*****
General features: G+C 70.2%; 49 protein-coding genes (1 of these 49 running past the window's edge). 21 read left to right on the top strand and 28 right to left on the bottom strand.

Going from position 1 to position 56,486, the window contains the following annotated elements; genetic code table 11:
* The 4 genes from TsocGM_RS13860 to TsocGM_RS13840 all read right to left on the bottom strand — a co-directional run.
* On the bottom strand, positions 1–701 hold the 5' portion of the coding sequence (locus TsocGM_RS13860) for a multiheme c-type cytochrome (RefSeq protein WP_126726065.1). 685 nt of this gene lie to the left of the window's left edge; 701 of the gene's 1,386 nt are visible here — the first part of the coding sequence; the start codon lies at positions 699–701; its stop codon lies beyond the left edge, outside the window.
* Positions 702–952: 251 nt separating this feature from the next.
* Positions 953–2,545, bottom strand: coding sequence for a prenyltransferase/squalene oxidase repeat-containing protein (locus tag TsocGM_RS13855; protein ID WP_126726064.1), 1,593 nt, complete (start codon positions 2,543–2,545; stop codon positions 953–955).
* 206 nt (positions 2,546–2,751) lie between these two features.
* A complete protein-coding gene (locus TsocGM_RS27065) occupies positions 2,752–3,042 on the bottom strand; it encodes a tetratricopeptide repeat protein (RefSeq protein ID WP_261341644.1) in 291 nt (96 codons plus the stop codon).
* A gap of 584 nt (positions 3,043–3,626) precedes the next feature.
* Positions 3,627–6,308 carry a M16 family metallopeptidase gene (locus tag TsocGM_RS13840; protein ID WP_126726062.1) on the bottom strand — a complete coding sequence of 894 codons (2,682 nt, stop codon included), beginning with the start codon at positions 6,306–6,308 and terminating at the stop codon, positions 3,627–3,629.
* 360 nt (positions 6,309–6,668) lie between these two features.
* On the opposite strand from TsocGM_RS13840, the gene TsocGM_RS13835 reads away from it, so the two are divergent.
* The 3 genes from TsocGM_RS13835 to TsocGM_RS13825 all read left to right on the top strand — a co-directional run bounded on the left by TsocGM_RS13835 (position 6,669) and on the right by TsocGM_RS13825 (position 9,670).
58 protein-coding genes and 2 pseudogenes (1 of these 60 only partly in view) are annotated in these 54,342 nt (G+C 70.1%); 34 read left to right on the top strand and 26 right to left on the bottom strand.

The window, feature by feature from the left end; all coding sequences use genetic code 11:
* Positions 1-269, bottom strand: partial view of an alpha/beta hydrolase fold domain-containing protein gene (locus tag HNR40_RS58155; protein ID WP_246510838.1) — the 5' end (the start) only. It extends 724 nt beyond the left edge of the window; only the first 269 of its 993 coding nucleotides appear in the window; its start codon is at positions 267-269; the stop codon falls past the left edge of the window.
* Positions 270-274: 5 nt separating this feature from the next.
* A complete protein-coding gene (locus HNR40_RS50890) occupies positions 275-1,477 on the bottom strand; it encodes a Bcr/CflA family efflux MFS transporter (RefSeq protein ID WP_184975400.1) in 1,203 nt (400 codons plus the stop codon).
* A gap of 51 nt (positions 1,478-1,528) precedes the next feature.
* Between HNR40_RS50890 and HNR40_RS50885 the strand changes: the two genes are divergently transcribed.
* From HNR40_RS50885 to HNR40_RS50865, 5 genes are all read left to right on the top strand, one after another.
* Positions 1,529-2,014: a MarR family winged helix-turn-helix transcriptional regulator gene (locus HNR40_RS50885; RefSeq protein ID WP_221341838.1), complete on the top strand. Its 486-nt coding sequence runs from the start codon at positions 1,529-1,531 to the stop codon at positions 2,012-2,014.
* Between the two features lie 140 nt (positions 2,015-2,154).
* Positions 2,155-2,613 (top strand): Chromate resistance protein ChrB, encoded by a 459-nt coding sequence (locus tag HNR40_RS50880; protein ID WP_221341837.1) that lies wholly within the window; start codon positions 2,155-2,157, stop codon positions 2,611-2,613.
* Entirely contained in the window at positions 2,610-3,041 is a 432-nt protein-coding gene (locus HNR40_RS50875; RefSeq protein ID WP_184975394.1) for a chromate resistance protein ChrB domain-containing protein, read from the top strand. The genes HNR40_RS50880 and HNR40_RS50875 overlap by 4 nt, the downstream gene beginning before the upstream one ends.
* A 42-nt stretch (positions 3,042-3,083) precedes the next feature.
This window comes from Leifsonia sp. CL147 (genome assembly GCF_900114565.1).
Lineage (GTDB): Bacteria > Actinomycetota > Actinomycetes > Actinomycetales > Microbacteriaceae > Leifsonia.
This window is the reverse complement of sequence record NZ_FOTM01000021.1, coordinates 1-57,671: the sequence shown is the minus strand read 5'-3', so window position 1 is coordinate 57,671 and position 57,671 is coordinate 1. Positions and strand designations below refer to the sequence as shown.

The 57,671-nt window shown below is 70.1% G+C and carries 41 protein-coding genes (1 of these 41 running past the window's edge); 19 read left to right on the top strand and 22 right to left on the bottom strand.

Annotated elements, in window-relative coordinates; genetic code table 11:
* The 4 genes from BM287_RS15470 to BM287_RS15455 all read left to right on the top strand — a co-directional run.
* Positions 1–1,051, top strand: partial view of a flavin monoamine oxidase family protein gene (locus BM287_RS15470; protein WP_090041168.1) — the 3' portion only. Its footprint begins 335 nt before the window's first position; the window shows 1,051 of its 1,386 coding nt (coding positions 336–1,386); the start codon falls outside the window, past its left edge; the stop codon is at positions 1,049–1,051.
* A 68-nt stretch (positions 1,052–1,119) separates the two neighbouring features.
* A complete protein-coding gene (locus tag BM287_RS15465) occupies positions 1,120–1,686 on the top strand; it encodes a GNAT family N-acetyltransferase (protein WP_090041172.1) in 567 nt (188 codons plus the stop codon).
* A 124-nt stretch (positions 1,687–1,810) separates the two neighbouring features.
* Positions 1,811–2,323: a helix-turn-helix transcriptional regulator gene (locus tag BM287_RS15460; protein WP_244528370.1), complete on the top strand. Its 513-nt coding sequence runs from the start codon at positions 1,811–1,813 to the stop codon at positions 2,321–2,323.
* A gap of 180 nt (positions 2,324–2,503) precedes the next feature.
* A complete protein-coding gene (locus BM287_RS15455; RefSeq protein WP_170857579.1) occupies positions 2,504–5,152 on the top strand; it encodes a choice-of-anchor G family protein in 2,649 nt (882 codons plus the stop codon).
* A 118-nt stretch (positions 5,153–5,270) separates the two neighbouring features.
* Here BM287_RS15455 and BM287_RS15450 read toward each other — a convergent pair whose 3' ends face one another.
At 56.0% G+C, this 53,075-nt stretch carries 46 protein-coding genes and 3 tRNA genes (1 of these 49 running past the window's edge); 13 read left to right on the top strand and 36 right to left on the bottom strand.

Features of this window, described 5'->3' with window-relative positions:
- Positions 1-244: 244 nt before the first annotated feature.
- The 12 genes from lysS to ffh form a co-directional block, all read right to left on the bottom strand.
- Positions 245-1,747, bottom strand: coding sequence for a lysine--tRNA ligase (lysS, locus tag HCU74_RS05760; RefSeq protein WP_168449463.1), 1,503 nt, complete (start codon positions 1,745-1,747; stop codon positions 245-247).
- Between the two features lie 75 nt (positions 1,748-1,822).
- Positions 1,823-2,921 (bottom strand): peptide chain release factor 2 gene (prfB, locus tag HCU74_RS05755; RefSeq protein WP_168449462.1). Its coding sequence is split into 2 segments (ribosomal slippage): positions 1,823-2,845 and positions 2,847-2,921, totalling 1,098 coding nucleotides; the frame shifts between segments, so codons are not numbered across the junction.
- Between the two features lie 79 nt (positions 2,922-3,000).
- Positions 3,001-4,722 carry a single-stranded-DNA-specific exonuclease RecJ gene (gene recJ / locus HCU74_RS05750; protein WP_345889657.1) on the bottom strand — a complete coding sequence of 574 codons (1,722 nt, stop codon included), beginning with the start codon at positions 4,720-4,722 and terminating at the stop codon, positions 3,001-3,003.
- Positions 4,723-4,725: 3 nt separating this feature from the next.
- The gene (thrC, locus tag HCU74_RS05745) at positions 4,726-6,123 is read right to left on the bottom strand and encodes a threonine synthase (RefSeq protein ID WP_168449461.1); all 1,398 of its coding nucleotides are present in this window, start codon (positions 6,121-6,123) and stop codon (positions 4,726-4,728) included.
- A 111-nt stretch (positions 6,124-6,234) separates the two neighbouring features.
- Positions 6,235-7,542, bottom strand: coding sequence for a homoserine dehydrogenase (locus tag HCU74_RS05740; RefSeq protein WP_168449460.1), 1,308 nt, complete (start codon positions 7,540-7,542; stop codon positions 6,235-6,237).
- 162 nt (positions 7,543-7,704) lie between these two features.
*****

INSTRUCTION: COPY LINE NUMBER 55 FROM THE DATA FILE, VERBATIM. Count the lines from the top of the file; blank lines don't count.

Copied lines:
- 162 nt (positions 7,543-7,704) lie between these two features.